The Galápagos tortoise or Galápagos giant tortoise (Geochelone nigra) is the largest living tortoise, native to seven islands of the Galápagos archipelago. The Galápagos tortoise is unique to the Galápagos Islands. Fully grown adults can weigh over 300 kilograms (661 lb) and measure 1.2 meters (4 ft) long. They are long-lived with a life expectancy in the wild estimated to be 100-150 years. Populations fell dramatically because of hunting and the introduction of predators and grazers by humans since the seventeenth century. Now only ten subspecies of the original twelve exist in the wild. However, conservation efforts since the establishment of the Galápagos National Park and the Charles Darwin Foundation have met with success, and hundreds of captive-bred juveniles have been released back onto their home islands. They have become one of the most symbolic animals of the fauna of the Galápagos Islands. The tortoises have very large shells (carapace) made of bone. The bony plates of the shell are integral to the skeleton, fused with the ribs in a rigid protective structure. Naturalist Charles Darwin remarked "These animals grow to an immense size ... several so large that it required six or eight men to lift them from the ground.". This is due to the phenomenon of island gigantism whereby in the absence of natural predation, the largest tortoises had a survival advantage and no disadvantage in fleeing or fending off predators. When threatened, it can withdraw its head, neck and all forelimbs into its shell for protection, presenting a protected shield to a would-be predator. The legs have hard scales that also provide armour when withdrawn. Tortoises keep a characteristic scute pattern on their shell throughout life. These have annual growth bands but are not useful for aging as the outer layers are worn off. There is little variation in the dull-brown colour of the shell or scales. Physical features (including shape of the shell) relate to the habitat of each of the subspecies. These differences were noted by Captain Porter even before Charles Darwin. Larger islands with more wet highlands such as Santa Cruz and the Alcedo Volcano on Isabela have lush vegetation near the ground. Tortoises here tend to have 'dome-back' shells. These animals have restricted upward head movement due to shorter necks, and also have shorter limbs. These are the heaviest and largest of the subspecies.Smaller, drier islands such as Española and Pinta are inhabited by tortoises with 'saddleback' shells comprising a flatter carapace which is elevated above the neck and flared above the hind feet. Along with longer neck and limbs, this allows them to browse taller vegetation. On these drier islands the Galápagos Opuntia cactus (a major source of their fluids) has evolved a taller, tree-like form. This is evidence of an evolutionary arms race between progressively taller tortoises and correspondingly taller cacti. Saddlebacks are smaller in size than domebacks. They tend to have a yellowish color on lower mandible and throat. At one extreme, the Sierra Negra volcano population that inhabits southern Isabela Island has a very flattened "tabletop" shell. However, there is no saddleback/domeback dualism; tortoises can also be of 'intermediate' type with characteristics of both. The tortoises are slow-moving reptiles with an average long-distance walking speed of 0.3 km/h (0.18 mph). Although feeding giant tortoises browse with no apparent direction, when moving to water-holes or nesting grounds, they can move at surprising speeds for their size. Marked individuals have been reported to have traveled 13 km in two days. Being cold-blooded, the tortoises bask for two hours after dawn, absorbing the energy through their shells, then becoming active for 8–9 hours a day. They may sleep for about sixteen hours in a mud wallow partially or submerged in rain-formed pools (sometimes dew ponds formed by garua-moisture dripping off trees). This may be both a thermoregulatory response and a protection from parasites such as mosquitoes and ticks. Some rest in a 'pallet'- a snug depression in soft ground or dense brush- which probably helps to conserve heat and may aid digestion. On the Alcedo Volcano, repeated use of the same sites by the large resident population has resulted in the formation of small sandy pits. Darwin observed that: "The inhabitants believe that these animals are absolutely deaf; certainly they do not overhear a person walking near behind them. I was always amused, when overtaking one of these great monsters as it was quietly pacing along, to see how suddenly, the instant I passed, it would draw in its head and legs, and uttering a deep hiss fall to the ground with a heavy sound, as if struck dead." The tortoises can vocalise in aggressive encounters, whilst righting themselves if turned upside down and, in males, during mating. The latter is described as "rhythmic groans". The tortoises are herbivorous animals with a diet comprising cactus, grasses, leaves, vines, and fruit. Fresh young grass is a favorite food of the tortoises, and others are the 'poison apple' (Hippomane mancinella) (toxic to humans), the endemic guava (Psidium galapageium), the water fern (Azolla microphylla), and the bromeliad (Tillandsia insularis). Tortoises eat a large quantity of food when it is available at the expense of incomplete digestion. Its favorite food is grasses. The tortoise normally eat an average of 70 to 80 pounds a day. Tortoises have a classic example of a mutualistic symbiotic relationship with some species of Galápagos finch. The finch hops in front of the tortoise to show that it is ready and the tortoise then raises itself up high on its legs and stretches out its neck so that the bird can pick off ticks that are hidden in the folds of the skin (especially on the rear legs, cloacal opening, neck, and skin between plastron and carapace), thus freeing the tortoise from harmful parasites and providing the finch with an easy meal. Other birds, including Galápagos Hawk and flycatchers, use tortoises as observation posts from which to sight their prey. Mating occurs at any time of the year, although it does have seasonal peaks between January and August. When two mature males meet in the mating season they will face each other, rise up on their legs and stretch up their necks with their mouths open to assess dominance. Occasionally, head-biting occurs, but usually the shorter loser tortoise will back off, leaving the other to mate with the female. In groups of tortoises from mixed island populations, saddleback males have an advantage over domebacks. Frustrated non-dominant males have been observed attempting to mate with other males and boulders. The male sniffs the air when seeking a female, bellows loudly, and bobs his head. The male then rams the female with the front of his shell and bites her exposed legs until she withdraws them, immobilizing her. Copulation can last several hours with roaring vocalisations from the males. Their concave shell base allows males to mount the females from behind. It brings its tail which houses the penis into the female's cloaca. After mating (June-December), the females journey up to several kilometres to reach nesting areas of dry, sandy ground (often near the coast). Nest digging can last from hours to days and is elaborate and exhausting. It is carried out blindly using only the hind legs to dig a 30 cm deep hole, into which she lays up to sixteen hard-shelled eggs the size of tennis balls. The female makes a muddy plug for the nest hole out of soil mixed with urine and leaves the eggs to incubate. In rocky areas, the eggs are deposited randomly into cracks. The young emerge from the nest after 120 to 140 days gestation later (December-April) and may weigh only 80 grams (2.8 oz) and measure 6 centimetres (2.4 in). Temperature plays a role in the sex of the hatchling: if the nest temperature is lower, more males will hatch; if it is high, more females will hatch. When the young tortoises emerge from their shells, they must dig their way to the surface, which can take up to a month. All have domed carapaces, and subspecies are indistinguishable. Galápagos Hawk used to be the only native predator of the tortoise hatchlings, as Darwin remarked: "The young tortoises, as soon as they are hatched, fall prey in great numbers to buzzards". Sex can be determined only when the tortoise is 15 years old, and sexual maturity is reached at 20 to 25 years old. The tortoises grow slowly for about 40 years until they reach their full size. Reproductive prime is considered to be from the ages of 60–90. The shape of the carapace of some subspecies of the tortoises is said to have reminded the early Spanish explorers of a kind of saddle they called a "galápago," and for these saddle-shaped tortoises they named the archipelago. Up to 250,000 tortoises inhabited the islands when they were discovered. Today only about 15,000 are left.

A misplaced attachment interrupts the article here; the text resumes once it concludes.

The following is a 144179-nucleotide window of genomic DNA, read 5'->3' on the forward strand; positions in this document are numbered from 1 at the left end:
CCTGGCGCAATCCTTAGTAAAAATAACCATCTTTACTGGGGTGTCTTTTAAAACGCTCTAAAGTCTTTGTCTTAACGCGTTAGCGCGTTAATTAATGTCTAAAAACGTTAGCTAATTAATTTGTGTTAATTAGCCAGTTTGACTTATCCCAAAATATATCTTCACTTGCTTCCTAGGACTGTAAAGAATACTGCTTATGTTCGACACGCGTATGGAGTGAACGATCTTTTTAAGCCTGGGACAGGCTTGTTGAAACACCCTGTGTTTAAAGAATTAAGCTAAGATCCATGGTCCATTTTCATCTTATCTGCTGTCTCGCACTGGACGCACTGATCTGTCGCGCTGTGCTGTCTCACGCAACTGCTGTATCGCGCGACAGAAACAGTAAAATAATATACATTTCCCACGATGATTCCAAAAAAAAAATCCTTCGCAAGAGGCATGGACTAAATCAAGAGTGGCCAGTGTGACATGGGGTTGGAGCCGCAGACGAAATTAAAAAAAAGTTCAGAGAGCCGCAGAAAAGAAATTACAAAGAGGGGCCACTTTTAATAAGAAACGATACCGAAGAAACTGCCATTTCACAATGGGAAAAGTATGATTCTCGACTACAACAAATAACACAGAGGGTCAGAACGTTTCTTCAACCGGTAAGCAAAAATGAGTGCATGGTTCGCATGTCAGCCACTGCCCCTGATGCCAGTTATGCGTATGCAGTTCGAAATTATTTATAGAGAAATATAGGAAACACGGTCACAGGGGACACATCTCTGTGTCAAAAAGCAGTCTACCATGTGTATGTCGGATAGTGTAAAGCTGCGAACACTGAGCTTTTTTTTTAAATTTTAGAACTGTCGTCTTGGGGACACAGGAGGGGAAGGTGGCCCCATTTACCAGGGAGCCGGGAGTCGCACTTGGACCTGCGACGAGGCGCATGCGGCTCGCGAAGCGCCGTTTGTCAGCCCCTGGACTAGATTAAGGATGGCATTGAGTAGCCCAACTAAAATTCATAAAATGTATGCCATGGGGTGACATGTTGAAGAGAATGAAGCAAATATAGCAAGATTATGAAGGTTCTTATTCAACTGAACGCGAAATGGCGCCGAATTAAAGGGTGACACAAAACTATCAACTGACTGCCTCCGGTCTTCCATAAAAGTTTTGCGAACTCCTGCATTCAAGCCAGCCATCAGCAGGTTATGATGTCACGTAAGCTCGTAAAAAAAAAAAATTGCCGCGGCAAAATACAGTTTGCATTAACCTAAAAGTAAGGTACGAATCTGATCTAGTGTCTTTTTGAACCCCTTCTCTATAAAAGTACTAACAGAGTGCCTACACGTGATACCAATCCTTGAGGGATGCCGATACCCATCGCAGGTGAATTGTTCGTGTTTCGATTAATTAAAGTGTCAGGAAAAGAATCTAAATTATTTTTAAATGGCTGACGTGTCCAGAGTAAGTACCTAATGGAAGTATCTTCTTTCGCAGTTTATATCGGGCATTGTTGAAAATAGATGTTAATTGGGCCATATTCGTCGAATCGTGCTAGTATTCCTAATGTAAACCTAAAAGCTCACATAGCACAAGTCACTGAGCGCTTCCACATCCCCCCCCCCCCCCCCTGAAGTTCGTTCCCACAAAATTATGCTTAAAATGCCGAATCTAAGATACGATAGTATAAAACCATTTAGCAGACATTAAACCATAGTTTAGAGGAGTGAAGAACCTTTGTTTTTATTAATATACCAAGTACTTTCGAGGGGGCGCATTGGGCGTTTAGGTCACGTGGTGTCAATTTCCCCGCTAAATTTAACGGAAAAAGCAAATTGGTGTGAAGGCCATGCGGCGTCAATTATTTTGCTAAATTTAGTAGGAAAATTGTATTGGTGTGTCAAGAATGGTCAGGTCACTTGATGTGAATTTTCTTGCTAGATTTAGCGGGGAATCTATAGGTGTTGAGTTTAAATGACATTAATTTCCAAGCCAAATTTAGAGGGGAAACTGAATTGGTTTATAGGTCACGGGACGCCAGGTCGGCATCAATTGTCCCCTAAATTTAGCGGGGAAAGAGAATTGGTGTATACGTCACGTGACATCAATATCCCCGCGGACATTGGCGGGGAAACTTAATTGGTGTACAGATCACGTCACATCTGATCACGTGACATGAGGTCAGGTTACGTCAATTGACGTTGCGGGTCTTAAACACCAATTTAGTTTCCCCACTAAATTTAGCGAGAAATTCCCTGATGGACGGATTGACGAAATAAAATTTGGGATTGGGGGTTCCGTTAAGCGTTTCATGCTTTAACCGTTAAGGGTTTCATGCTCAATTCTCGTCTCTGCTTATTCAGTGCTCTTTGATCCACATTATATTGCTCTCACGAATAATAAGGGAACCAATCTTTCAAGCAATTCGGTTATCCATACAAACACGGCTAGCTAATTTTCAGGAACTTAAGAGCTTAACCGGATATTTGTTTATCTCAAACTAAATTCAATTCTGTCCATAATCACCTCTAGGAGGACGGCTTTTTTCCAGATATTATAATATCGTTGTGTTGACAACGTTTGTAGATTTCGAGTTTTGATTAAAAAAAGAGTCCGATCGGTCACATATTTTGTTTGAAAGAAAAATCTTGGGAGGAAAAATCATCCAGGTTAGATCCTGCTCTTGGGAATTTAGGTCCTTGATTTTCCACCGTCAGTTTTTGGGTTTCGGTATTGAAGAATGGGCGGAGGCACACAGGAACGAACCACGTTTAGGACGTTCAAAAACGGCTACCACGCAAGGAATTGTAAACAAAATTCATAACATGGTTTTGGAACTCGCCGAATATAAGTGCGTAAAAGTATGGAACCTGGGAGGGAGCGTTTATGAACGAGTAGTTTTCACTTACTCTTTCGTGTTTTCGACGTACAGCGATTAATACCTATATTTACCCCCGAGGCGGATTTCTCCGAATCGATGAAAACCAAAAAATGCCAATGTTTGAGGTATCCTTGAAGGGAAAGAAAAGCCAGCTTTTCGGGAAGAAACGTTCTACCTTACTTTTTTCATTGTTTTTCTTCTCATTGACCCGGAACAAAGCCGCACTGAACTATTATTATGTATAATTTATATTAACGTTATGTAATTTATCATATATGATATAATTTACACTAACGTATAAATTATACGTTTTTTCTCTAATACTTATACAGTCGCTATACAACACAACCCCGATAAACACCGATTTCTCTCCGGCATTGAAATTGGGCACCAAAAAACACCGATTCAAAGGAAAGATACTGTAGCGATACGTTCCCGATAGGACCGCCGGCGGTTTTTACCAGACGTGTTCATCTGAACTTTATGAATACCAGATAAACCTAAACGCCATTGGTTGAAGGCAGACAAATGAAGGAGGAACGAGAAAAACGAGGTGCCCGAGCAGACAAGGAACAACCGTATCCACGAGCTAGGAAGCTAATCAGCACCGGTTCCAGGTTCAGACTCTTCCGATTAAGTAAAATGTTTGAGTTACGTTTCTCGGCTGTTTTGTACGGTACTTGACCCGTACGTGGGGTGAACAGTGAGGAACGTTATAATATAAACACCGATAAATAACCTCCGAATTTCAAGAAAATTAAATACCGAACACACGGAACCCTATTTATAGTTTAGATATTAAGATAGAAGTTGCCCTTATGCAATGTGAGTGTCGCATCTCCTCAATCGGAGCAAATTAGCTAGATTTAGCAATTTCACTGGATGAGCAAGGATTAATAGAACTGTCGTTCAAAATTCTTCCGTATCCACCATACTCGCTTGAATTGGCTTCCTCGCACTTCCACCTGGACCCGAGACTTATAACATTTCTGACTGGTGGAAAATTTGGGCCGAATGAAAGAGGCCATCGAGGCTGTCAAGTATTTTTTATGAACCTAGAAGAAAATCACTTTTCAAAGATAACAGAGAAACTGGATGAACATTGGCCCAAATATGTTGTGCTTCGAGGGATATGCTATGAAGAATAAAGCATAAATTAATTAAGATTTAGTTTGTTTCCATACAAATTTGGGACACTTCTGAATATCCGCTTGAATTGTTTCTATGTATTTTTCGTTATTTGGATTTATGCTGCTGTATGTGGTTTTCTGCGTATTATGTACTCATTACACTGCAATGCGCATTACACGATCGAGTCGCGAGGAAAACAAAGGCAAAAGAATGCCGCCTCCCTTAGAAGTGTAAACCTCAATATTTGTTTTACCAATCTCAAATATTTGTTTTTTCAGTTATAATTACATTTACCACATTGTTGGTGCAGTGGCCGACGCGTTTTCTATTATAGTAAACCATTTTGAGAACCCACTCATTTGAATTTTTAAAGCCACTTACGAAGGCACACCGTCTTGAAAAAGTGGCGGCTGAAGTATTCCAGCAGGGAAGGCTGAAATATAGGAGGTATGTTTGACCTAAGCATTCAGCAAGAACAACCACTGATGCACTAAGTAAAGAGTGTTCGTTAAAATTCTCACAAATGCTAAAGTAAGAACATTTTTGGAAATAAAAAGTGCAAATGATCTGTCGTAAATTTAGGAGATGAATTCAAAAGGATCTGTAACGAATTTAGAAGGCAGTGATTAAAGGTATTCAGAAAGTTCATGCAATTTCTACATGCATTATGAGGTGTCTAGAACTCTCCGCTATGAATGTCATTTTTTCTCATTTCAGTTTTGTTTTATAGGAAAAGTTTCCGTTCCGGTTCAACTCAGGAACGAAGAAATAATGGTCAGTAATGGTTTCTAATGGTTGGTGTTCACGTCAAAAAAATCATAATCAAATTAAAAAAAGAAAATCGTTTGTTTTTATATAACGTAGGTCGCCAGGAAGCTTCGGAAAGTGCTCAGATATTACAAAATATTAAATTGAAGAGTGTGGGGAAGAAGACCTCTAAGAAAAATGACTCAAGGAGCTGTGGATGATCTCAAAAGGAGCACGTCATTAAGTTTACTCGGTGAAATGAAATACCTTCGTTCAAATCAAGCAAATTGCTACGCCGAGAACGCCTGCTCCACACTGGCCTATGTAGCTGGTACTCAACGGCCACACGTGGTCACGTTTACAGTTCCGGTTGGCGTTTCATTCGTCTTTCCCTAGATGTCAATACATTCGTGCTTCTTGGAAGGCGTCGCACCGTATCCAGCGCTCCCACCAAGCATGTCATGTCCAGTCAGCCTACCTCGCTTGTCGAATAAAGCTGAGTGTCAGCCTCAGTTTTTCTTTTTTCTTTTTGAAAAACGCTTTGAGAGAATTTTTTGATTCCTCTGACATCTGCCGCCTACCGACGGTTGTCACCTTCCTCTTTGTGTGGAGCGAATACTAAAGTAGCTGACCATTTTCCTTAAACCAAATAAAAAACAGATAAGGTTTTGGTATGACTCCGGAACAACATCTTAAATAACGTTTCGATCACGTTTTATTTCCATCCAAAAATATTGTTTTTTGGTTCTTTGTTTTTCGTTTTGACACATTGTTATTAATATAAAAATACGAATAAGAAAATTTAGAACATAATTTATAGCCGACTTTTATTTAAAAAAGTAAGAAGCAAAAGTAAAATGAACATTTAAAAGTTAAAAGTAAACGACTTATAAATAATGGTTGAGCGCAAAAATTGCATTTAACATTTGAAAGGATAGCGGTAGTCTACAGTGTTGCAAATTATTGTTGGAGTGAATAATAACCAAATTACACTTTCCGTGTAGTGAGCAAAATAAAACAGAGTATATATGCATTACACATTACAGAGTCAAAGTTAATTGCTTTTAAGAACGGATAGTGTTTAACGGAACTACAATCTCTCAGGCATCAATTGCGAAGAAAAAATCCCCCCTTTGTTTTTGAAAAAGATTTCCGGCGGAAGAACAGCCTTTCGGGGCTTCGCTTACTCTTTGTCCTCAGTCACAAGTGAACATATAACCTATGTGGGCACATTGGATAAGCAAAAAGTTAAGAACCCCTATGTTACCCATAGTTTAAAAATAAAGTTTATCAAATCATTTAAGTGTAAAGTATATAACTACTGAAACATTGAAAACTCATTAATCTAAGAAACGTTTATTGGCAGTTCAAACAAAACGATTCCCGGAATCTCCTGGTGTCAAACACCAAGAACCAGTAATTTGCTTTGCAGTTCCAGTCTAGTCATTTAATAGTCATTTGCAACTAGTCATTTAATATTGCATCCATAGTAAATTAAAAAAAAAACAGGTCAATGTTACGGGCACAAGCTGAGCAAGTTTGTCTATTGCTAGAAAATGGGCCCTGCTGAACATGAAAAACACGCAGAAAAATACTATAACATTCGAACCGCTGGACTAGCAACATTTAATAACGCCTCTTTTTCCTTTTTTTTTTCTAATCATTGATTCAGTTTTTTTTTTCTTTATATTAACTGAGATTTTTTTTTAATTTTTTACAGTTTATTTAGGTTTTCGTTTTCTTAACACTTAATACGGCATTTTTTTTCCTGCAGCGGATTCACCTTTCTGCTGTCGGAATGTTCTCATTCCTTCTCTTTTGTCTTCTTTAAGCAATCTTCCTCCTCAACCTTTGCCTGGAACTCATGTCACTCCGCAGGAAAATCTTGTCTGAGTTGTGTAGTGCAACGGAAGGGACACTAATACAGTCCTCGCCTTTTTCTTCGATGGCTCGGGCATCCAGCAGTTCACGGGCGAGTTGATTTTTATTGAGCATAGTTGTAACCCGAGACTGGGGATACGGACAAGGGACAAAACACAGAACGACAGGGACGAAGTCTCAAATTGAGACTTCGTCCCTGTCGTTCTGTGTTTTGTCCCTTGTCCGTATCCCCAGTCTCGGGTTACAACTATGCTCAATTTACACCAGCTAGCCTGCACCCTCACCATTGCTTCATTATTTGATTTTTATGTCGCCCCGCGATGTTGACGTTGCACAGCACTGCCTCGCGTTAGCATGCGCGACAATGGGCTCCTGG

The inhabitants...state that they can distinguish the tortoise from different islands; and that they differ not only in size, but in other characters. Captain Porter has described those from Charles and from the nearest island to it, namely Hood Island, as having their shells in front thick and turned up like a Spanish saddle, whilst the tortoises from James Island are rounder, blacker, and have a better taste when cooked.---Charles Darwin 1845